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The Unsustainable Rise of the Disability Rolls in the United States: Causes, Consequences, and Policy Options

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  • David H. Autor

Abstract

Two ailments limit the effectiveness and threaten the long-term viability of the U.S. Social Security Disability Insurance program (SSDI). First, the program is ineffective in assisting the vast majority of workers with less severe disabilities to reach their employment potential or earn their own way. Second, the program’s expenditures on cash transfers and medical benefits— exceeding $1,500 per U.S. household—are extremely high and growing unsustainably. There is no compelling evidence, however, that the incidence of disabling conditions among the U.S. working age population is rising. This paper discusses the challenges facing the SSDI program, explains how its design has led to rapid and unsustainable growth, considers why past efforts to slow program growth have met with minimal and fleeting success, and outlines three recent proposals that would modify the program to slow growth while potentially improving the employment prospects of workers with disabilities. Because these proposals depart substantially from a program design that has seen little change in half a century, their efficacy is unproven. Additionally, even well-meaning efforts to place the SSDI program on a sustainable trajectory run the risk of creating additional hurdles for claimants who are truly unable to work. Nevertheless, the imminent exhaustion of the SSDI Trust Fund provides an impetus and an opportunity to explore innovative solutions to the longstanding policy challenges posed by the SSDI program.

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Bibliographic Info

Paper provided by National Bureau of Economic Research, Inc in its series NBER Working Papers with number 17697.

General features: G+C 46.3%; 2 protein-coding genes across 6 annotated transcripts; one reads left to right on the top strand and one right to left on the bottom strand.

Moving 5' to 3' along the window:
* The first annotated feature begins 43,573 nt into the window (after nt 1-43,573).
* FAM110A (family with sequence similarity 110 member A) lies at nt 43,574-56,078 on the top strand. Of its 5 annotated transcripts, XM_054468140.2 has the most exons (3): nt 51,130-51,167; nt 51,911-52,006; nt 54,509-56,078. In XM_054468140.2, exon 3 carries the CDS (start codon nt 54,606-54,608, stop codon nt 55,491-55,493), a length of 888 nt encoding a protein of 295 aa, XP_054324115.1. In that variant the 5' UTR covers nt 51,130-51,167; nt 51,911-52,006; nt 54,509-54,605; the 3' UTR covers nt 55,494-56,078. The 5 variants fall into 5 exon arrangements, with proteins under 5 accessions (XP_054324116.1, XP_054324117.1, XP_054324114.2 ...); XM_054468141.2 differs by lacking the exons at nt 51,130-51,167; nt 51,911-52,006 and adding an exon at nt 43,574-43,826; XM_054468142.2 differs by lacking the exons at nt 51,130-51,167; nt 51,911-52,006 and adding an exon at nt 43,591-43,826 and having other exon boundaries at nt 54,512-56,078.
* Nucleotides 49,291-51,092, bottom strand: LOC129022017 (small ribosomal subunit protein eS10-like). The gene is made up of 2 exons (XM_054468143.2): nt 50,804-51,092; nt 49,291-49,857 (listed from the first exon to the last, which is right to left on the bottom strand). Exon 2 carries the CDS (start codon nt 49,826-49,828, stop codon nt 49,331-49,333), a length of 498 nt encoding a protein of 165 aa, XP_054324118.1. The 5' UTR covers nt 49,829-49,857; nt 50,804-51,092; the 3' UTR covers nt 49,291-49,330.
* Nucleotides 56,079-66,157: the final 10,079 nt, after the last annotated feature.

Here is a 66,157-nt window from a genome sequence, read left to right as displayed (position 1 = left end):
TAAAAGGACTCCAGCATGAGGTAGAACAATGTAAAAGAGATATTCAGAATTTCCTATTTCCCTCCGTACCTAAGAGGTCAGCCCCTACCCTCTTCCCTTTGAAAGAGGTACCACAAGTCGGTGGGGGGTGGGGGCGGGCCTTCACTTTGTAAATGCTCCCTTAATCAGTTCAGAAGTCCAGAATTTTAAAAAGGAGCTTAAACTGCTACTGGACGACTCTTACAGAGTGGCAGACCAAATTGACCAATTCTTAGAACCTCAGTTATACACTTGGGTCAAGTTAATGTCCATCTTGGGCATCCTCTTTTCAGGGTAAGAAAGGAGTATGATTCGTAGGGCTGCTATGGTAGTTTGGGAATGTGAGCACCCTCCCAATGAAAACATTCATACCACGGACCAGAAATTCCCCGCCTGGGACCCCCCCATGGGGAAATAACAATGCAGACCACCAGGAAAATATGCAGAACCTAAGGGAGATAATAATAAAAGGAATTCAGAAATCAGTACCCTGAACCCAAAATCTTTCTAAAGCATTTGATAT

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Date of creation: Dec 2011
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Handle: RePEc:nbr:nberwo:17697

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  1. Richard V. Burkhauser & Mary C. Daly & Philip R. de Jong, 2008. "Curing the Dutch Disease: Lessons for United States Disability Policy," Working Papers wp188, University of Michigan, Michigan Retirement Research Center.
  2. Mark Duggan & Scott A. Imberman, 2009. "Why Are the Disability Rolls Skyrocketing? The Contribution of Population Characteristics, Economic Conditions, and Program Generosity," NBER Chapters, in: Health at Older Ages: The Causes and Consequences of Declining Disability among the Elderly, pages 337-379 National Bureau of Economic Research, Inc.
  3. David Stapleton & David Wittenburg, 2011. "The SSDI Trust Fund: New Solutions to an Old Problem," Mathematica Policy Research Reports 7018, Mathematica Policy Research.
  4. David Autor & Nicole Maestas & Kathleen Mullen & Alexander Strand, 2011. "Does Delay Cause Decay? The Effect of Administrative Decision Time on the Labor Force Participation and Earnings of Disability Applicants," Working Papers wp258, University of Michigan, Michigan Retirement Research Center.
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Cited by:
  1. Casey B. Mulligan, 2012. "Recent Marginal Labor Income Tax Rate Changes by Skill and Marital Status," NBER Chapters, in: Tax Policy and the Economy, Volume 27, pages 69-100 National Bureau of Economic Research, Inc.
  2. Delia Furtado & Nikolaos Theodoropoulos, 2014. "Immigrant Networks and the Take-Up of Disability Programs: Evidence from US Census Data," Working papers 2014-03, University of Connecticut, Department of Economics.
  3. Juha Tuomala & Tomi Kyyrä, 2013. "Does experience rating reduce disability inflow?," Working Papers 46, Government Institute for Economic Research Finland (VATT).
  4. Andreas Ravndal Kostol & Magne Mogstad, 2014. "How Financial Incentives Induce Disability Insurance Recipients to Return to Work," American Economic Review, American Economic Association, vol. 104(2), pages 624-55, February.

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